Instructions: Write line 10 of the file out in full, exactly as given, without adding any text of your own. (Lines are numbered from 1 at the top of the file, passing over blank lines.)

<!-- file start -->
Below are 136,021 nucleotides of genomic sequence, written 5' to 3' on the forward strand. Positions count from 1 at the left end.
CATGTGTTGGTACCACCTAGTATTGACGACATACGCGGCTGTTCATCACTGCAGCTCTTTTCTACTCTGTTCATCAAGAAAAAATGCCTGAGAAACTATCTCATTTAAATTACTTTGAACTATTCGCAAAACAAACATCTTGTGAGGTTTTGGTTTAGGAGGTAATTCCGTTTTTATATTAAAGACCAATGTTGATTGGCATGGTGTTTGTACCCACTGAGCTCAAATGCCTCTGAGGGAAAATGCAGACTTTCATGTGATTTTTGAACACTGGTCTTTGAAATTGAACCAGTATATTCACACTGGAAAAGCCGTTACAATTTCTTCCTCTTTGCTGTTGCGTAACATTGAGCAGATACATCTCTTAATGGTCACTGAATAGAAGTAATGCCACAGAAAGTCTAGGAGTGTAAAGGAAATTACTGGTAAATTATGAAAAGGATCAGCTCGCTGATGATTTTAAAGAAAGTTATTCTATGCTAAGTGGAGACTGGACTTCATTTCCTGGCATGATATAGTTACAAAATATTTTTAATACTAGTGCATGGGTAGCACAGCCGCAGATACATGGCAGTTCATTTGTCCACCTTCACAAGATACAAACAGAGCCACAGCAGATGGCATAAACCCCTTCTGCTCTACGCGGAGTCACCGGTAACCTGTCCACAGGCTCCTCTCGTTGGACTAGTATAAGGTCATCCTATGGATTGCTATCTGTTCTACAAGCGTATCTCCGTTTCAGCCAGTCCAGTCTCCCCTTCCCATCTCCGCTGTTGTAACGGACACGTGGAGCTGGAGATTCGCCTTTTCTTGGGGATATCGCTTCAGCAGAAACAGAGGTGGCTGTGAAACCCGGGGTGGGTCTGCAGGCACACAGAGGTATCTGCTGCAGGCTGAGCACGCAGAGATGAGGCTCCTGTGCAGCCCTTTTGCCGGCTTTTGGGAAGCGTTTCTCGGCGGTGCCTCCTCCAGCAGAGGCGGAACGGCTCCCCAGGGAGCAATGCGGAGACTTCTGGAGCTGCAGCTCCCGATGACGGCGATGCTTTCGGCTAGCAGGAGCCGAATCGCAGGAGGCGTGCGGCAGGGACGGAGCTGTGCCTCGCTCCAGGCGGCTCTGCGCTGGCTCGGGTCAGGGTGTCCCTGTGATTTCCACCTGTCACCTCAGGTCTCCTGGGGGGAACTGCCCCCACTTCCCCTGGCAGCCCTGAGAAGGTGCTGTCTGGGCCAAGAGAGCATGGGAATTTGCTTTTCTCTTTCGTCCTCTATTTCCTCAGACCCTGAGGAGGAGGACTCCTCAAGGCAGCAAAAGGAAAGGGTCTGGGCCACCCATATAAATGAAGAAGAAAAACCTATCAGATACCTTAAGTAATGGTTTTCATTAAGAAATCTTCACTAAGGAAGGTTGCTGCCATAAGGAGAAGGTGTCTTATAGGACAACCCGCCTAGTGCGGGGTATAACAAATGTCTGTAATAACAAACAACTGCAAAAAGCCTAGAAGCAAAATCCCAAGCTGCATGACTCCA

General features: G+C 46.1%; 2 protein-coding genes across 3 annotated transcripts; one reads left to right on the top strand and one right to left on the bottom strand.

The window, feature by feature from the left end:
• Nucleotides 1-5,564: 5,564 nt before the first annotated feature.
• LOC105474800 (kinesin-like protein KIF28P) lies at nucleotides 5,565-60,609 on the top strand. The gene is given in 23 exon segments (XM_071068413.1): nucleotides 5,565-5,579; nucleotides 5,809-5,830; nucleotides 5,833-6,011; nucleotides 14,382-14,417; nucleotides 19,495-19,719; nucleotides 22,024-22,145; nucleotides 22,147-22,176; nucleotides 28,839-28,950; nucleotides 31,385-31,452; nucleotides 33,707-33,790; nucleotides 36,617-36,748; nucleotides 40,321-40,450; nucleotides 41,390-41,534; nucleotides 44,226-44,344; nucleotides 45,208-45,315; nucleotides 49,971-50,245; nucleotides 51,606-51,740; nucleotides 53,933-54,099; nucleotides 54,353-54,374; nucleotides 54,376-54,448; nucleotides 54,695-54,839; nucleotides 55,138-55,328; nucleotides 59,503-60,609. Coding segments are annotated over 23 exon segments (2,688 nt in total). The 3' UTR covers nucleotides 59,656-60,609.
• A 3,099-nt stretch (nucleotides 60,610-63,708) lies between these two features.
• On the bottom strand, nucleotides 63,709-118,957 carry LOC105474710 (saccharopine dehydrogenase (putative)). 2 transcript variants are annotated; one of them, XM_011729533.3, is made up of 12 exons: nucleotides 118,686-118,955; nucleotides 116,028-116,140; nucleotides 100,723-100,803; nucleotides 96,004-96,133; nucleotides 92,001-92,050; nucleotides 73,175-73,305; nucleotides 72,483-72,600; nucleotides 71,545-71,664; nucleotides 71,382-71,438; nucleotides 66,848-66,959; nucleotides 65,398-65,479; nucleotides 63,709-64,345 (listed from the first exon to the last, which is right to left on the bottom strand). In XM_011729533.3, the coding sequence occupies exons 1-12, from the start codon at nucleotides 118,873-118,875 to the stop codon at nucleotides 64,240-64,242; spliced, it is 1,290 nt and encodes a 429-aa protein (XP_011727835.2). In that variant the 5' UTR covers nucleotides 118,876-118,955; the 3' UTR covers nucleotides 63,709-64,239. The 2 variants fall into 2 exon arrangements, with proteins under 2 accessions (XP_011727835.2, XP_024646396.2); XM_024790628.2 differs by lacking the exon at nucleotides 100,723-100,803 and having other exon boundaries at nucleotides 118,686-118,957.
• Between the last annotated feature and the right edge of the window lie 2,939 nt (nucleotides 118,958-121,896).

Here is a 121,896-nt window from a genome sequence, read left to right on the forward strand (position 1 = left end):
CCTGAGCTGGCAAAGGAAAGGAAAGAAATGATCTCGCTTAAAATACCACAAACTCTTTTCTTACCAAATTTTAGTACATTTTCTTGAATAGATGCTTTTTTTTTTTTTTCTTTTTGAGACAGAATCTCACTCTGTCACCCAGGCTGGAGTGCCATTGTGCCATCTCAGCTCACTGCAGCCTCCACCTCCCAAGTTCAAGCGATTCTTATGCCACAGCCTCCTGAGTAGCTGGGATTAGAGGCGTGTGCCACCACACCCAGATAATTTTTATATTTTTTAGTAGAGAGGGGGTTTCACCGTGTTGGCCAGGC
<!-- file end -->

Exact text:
Here is a 121,896-nt window from a genome sequence, read left to right on the forward strand (position 1 = left end):